Cheryl Strayed is a master of the opening line. She doesn’t hesitate, but rather drops you directly into the dead center of the story. In her essay “The Love of My Life,” she starts with “The first time I cheated on my husband, my mother had been dead for exactly one week.” In her piece “Heroin/e” she begins with “When my mother died, I stripped her naked.” Her novel Torch begins simply “She ached.”
Eric first brought home a hardback copy of Cheryl Strayed’s Wild from the “Here & Now” collection at the library a few months after it was released. He loves stories of climbing Mount Everest or sailing around the world alone, so a book about hiking the Pacific Crest Trail seemed like something he’d want to read. But it’s not really a book so much about hiking as it is a story about, as Cheryl says, “learning how to bear the unbearable,” a story about acceptance, her journey from lost to found. Eric really wanted to read about hiking the PCT so lost interest, didn’t finish the book, handing it to me one day saying, “It seems like the kind of book you’d like.”
You see, kind and gentle reader, I love memoir – coming of age stories, stories about finding oneself, narratives about becoming, about coming undone, about catalyst and transformation and salvation, about what it means to be human. These are my favorite kinds of books, the journey from lost to found. And my favorite ones are written by women who aren’t afraid to tell the truth, even when it doesn’t make them look good, who talk candidly and elegantly about the brilliance and the mess. Writers like Anne Lamott, Dani Shapiro, Caroline Knapp, Mary Karr, Laurie Wagner, Christina Rosalie, and Elizabeth Gilbert.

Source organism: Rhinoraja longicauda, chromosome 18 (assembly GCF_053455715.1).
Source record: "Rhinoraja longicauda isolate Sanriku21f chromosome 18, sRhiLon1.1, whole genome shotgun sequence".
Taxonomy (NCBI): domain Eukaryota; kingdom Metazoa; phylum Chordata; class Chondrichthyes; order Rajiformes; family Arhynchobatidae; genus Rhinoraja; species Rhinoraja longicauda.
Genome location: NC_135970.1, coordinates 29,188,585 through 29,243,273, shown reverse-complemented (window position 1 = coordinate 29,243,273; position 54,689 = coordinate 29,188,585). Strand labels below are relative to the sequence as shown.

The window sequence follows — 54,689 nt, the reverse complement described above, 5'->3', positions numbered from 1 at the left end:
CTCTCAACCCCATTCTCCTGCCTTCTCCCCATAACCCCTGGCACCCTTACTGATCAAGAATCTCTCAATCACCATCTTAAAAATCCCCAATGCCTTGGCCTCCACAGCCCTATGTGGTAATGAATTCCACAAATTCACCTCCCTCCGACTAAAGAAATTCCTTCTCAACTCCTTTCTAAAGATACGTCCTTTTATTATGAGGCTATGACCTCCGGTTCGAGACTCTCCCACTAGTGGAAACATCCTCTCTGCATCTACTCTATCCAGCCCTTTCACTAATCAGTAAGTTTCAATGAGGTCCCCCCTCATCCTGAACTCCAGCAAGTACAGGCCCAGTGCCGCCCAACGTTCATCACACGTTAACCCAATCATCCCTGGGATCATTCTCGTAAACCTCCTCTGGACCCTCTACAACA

So Wild is exactly the kind of book I’d read, but I hadn’t read it yet. It was too popular. When that happens with a book, I find myself avoiding it. It’s something about being an introvert. When everyone is reading and talking about it, it feels too crowded somehow. I want my experience of it to be private. I want to be alone with it. It’s why it took me years to finally read Eat, Pray, Love. I had to wait until things got quiet.
But Eric had already checked out the book, and the “Here & Now” collection is limited to seven days so I started to read. Once I did, I could barely stand to put it down.